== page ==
While 97% of the US Population is still under some form of shelter in place order, restaurants are beginning to reopen in 62% of the USA. Two highly-populated states, Georgia and Texas, are allowing for patrons to dine inside at restaurants with a 25% capacity restriction. While restaurant owners nationwide take precautions and diligently strive to stay safe, significant risks remain. Risks that, despite our best efforts, could crush the restaurant industry. Here’s why:

1. Safety and Enforcement Is Next to Impossible: in most states, restaurants have to limit inside dining to 25% capacity. Clearing tables just got riskier: what if guests just won’t leave, so that capacity restrictions can be maintained? How does that work, exactly? How about in between courses, while waiting for drinks or appetizers: will patrons be asked or expected to keep their masks on? Does it seem like a stretch to expect that those who decide to frequent dining rooms during the coronavirus might be a little more demanding about their rights, freedoms and choices? Perhaps.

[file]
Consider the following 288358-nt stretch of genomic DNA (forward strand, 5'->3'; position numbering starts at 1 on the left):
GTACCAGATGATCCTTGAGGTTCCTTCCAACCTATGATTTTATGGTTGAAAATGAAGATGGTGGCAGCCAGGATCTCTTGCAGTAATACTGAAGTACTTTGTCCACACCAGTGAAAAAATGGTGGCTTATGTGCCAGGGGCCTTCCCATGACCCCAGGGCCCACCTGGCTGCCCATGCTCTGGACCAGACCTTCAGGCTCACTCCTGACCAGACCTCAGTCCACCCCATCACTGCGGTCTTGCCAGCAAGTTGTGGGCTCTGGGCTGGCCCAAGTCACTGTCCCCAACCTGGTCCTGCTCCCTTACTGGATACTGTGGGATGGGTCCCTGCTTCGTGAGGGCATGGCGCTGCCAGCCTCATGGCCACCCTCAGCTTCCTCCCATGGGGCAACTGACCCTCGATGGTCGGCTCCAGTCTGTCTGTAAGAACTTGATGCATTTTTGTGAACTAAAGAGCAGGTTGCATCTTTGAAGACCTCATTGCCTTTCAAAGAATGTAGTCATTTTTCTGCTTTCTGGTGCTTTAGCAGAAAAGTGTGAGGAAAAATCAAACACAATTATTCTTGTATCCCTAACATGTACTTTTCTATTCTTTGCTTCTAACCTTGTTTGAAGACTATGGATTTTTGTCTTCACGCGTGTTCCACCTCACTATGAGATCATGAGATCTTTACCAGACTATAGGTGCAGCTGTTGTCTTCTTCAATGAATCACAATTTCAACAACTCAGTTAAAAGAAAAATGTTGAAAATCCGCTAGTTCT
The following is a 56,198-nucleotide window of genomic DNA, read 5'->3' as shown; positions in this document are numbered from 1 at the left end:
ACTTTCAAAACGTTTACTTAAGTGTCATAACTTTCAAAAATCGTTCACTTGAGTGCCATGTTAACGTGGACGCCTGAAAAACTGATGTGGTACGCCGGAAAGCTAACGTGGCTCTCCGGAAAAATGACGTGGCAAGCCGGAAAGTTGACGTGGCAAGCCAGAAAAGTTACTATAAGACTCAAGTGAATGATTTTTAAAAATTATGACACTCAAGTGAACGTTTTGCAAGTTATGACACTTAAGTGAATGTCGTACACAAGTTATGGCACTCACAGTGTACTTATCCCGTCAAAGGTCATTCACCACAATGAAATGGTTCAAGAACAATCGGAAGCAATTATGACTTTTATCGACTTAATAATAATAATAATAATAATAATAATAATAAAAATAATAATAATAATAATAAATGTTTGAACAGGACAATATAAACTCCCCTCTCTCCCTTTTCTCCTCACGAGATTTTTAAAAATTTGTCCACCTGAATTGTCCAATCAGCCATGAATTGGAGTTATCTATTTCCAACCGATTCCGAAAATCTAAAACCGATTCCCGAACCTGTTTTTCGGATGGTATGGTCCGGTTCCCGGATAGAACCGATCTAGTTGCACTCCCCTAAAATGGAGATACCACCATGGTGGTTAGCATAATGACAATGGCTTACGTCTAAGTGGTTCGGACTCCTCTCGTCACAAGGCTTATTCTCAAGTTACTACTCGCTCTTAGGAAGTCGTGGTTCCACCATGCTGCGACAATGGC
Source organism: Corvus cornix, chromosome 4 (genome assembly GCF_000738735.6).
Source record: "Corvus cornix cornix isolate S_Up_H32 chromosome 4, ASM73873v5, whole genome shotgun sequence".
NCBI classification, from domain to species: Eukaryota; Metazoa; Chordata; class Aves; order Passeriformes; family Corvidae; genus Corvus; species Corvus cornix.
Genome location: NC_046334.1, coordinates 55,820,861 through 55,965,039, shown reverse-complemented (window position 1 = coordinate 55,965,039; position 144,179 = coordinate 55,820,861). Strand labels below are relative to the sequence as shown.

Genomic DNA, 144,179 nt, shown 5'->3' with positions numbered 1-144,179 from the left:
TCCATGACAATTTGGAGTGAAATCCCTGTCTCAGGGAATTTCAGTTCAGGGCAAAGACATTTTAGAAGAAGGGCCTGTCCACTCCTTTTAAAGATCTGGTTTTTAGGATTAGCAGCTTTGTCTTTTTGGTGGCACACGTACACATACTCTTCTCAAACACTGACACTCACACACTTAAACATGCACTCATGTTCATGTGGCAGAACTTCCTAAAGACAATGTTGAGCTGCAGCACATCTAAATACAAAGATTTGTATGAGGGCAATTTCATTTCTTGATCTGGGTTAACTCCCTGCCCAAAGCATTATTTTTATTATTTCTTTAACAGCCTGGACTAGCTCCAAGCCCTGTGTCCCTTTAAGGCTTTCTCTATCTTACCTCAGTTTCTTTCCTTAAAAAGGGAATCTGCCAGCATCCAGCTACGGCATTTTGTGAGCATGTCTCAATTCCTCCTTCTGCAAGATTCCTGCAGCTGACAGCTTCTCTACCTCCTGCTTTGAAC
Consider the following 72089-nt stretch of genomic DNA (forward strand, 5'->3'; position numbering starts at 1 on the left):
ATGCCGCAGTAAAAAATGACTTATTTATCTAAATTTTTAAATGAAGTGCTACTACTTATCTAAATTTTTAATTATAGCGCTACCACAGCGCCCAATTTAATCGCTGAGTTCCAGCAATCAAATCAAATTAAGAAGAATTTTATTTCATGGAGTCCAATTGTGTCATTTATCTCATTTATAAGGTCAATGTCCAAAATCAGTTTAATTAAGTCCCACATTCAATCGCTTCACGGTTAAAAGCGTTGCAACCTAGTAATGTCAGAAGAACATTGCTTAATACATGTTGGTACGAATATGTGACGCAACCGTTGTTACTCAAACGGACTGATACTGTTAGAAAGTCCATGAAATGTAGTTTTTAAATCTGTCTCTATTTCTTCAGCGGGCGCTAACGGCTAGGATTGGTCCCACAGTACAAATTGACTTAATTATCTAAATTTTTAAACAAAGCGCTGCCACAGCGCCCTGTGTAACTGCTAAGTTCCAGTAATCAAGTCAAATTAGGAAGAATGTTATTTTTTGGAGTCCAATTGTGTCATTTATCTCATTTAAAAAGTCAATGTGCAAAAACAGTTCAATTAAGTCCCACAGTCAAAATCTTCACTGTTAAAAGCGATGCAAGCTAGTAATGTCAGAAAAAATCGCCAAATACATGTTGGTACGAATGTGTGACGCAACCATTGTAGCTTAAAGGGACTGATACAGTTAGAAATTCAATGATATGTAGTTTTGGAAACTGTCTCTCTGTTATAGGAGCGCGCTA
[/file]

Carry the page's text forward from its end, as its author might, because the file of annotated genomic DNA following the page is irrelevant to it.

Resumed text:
And who will police the hungry restaurant owners if they decide that if 25% capacity is good, 50% is better – and full capacity is really what’s best? Seems most owners are ready to abide by the restrictions – but what about those who don’t? Would owners be fined for over-capacity, or would the restaurant’s guests be the only ones who pay a frightening penalty?

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